Human bones can serve as a historical record of their owners’ lifestyles, and now ancient human skeletons from Central Europe may reveal how humans shifted from rugged nomads to plow-pushers, researchers say. Leg bones of people living in the Danube River valley became weaker after 5,300 B.C., around the time when agriculture emerged in Europe, a new study suggests. The decline was most noticeable in men’s bones, but both sexes lost bone strength.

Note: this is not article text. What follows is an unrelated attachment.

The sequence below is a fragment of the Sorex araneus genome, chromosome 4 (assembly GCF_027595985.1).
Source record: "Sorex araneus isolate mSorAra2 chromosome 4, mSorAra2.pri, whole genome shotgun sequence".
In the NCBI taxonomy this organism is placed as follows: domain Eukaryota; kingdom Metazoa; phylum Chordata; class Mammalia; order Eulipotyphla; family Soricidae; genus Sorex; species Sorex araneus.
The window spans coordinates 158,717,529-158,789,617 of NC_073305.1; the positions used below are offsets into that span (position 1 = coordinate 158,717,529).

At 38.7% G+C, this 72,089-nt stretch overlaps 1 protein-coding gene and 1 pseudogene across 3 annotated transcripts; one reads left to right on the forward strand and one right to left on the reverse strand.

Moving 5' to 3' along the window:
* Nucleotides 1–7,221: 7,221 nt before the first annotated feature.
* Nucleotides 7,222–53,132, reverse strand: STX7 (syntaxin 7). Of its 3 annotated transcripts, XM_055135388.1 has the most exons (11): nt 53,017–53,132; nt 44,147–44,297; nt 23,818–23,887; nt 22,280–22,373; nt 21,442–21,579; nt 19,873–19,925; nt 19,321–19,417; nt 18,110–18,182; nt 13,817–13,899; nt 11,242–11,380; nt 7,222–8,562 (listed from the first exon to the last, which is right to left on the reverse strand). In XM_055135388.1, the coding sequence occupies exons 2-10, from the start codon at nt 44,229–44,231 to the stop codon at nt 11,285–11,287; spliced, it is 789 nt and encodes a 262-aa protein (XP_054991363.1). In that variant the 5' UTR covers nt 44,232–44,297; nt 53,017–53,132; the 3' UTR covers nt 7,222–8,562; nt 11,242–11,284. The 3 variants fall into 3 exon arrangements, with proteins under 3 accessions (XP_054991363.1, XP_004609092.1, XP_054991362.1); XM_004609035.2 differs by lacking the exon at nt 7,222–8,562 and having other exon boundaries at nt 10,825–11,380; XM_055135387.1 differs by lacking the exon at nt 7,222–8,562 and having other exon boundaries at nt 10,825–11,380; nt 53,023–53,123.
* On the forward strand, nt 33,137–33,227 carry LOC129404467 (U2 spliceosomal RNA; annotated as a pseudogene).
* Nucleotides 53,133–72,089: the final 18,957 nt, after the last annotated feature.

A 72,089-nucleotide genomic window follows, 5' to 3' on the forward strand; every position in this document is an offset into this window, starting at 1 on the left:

Giorgio BertiniResearch on society, culture, art, neuroscience, cognition, critical thinking, intelligence, creativity, autopoiesis, self-organization, rhizomes, complexity, systems, networks, leadership, sustainability, thinkers, futures ++
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